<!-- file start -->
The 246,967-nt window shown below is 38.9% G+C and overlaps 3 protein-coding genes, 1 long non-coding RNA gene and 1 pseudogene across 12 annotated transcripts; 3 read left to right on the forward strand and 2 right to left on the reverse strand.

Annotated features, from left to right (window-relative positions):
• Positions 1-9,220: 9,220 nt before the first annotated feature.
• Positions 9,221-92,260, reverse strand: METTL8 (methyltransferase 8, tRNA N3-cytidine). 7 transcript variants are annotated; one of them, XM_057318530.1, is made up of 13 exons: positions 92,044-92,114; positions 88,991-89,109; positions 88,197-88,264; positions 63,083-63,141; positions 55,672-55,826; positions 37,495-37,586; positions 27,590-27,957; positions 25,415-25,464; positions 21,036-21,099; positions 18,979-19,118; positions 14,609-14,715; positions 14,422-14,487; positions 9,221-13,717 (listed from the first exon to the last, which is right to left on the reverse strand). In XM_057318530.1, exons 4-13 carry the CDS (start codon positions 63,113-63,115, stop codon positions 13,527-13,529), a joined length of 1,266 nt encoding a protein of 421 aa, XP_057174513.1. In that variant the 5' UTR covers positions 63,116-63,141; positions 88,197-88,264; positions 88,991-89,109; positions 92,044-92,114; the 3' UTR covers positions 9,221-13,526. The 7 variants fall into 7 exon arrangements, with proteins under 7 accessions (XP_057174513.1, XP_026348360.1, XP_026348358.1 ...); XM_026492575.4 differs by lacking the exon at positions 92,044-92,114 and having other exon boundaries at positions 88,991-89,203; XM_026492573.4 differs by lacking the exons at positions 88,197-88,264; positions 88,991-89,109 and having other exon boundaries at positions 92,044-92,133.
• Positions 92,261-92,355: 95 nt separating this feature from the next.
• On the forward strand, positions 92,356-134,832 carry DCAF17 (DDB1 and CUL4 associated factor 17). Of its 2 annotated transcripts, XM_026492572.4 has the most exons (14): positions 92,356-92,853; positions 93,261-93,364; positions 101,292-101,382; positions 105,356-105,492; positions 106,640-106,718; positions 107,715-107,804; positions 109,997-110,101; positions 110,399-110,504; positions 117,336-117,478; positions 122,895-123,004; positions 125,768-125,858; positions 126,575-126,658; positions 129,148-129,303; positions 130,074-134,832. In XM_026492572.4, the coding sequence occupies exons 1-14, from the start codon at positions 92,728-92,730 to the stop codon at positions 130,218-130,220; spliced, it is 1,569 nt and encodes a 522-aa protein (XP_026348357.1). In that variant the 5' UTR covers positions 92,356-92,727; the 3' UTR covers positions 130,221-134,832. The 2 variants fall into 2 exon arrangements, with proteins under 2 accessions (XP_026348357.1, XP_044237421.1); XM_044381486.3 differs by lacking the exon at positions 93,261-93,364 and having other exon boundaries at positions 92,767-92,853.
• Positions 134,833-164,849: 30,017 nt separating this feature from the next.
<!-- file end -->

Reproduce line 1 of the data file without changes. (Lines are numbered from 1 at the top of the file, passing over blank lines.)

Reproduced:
The 246,967-nt window shown below is 38.9% G+C and overlaps 3 protein-coding genes, 1 long non-coding RNA gene and 1 pseudogene across 12 annotated transcripts; 3 read left to right on the forward strand and 2 right to left on the reverse strand.